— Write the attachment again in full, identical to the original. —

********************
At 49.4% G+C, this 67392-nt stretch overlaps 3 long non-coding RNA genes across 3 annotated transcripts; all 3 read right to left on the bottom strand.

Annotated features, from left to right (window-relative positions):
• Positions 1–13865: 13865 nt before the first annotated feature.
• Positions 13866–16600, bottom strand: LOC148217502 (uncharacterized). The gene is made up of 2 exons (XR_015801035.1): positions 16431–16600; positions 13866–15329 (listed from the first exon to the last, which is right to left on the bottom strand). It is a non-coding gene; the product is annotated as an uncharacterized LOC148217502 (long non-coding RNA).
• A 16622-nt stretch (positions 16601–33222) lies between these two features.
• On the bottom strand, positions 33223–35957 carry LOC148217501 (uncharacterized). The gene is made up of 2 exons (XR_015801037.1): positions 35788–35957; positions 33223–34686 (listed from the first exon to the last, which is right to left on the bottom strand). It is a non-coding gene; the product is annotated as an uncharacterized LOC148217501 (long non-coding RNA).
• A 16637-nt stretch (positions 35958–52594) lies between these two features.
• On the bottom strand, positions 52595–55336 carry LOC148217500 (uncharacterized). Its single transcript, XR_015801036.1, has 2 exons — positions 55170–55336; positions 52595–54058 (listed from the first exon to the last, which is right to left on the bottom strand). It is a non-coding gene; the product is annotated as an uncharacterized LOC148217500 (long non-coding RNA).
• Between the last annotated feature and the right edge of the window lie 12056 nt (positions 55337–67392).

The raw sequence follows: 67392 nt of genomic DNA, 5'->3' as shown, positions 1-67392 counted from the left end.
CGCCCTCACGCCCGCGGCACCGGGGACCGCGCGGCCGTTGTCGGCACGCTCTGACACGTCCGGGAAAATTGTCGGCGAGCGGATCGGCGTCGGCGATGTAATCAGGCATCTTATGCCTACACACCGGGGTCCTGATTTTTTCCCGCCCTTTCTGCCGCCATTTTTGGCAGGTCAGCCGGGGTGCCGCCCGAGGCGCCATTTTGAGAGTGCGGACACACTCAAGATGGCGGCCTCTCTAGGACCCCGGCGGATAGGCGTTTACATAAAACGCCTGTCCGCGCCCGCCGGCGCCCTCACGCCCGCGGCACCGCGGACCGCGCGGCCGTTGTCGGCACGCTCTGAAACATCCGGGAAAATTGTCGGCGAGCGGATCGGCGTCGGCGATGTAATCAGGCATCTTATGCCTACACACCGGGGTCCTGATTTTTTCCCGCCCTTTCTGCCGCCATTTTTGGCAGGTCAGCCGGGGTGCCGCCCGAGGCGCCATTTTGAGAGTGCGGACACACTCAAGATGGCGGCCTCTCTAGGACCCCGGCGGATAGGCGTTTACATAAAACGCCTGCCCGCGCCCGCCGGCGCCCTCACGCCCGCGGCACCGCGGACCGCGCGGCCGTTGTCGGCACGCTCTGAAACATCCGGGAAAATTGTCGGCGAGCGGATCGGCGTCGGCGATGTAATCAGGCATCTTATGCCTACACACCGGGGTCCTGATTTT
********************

At 49.4% G+C, this 67392-nt stretch overlaps 3 long non-coding RNA genes across 3 annotated transcripts; all 3 read right to left on the bottom strand.

Annotated features, from left to right (window-relative positions):
• Positions 1–13865: 13865 nt before the first annotated feature.
• Positions 13866–16600, bottom strand: LOC148217502 (uncharacterized). The gene is made up of 2 exons (XR_015801035.1): positions 16431–16600; positions 13866–15329 (listed from the first exon to the last, which is right to left on the bottom strand). It is a non-coding gene; the product is annotated as an uncharacterized LOC148217502 (long non-coding RNA).
• A 16622-nt stretch (positions 16601–33222) lies between these two features.
• On the bottom strand, positions 33223–35957 carry LOC148217501 (uncharacterized). The gene is made up of 2 exons (XR_015801037.1): positions 35788–35957; positions 33223–34686 (listed from the first exon to the last, which is right to left on the bottom strand). It is a non-coding gene; the product is annotated as an uncharacterized LOC148217501 (long non-coding RNA).
• A 16637-nt stretch (positions 35958–52594) lies between these two features.
• On the bottom strand, positions 52595–55336 carry LOC148217500 (uncharacterized). Its single transcript, XR_015801036.1, has 2 exons — positions 55170–55336; positions 52595–54058 (listed from the first exon to the last, which is right to left on the bottom strand). It is a non-coding gene; the product is annotated as an uncharacterized LOC148217500 (long non-coding RNA).
• Between the last annotated feature and the right edge of the window lie 12056 nt (positions 55337–67392).

The raw sequence follows: 67392 nt of genomic DNA, 5'->3' as shown, positions 1-67392 counted from the left end.
CGCCCTCACGCCCGCGGCACCGGGGACCGCGCGGCCGTTGTCGGCACGCTCTGACACGTCCGGGAAAATTGTCGGCGAGCGGATCGGCGTCGGCGATGTAATCAGGCATCTTATGCCTACACACCGGGGTCCTGATTTTTTCCCGCCCTTTCTGCCGCCATTTTTGGCAGGTCAGCCGGGGTGCCGCCCGAGGCGCCATTTTGAGAGTGCGGACACACTCAAGATGGCGGCCTCTCTAGGACCCCGGCGGATAGGCGTTTACATAAAACGCCTGTCCGCGCCCGCCGGCGCCCTCACGCCCGCGGCACCGCGGACCGCGCGGCCGTTGTCGGCACGCTCTGAAACATCCGGGAAAATTGTCGGCGAGCGGATCGGCGTCGGCGATGTAATCAGGCATCTTATGCCTACACACCGGGGTCCTGATTTTTTCCCGCCCTTTCTGCCGCCATTTTTGGCAGGTCAGCCGGGGTGCCGCCCGAGGCGCCATTTTGAGAGTGCGGACACACTCAAGATGGCGGCCTCTCTAGGACCCCGGCGGATAGGCGTTTACATAAAACGCCTGCCCGCGCCCGCCGGCGCCCTCACGCCCGCGGCACCGCGGACCGCGCGGCCGTTGTCGGCACGCTCTGAAACATCCGGGAAAATTGTCGGCGAGCGGATCGGCGTCGGCGATGTAATCAGGCATCTTATGCCTACACACCGGGGTCCTGATTTT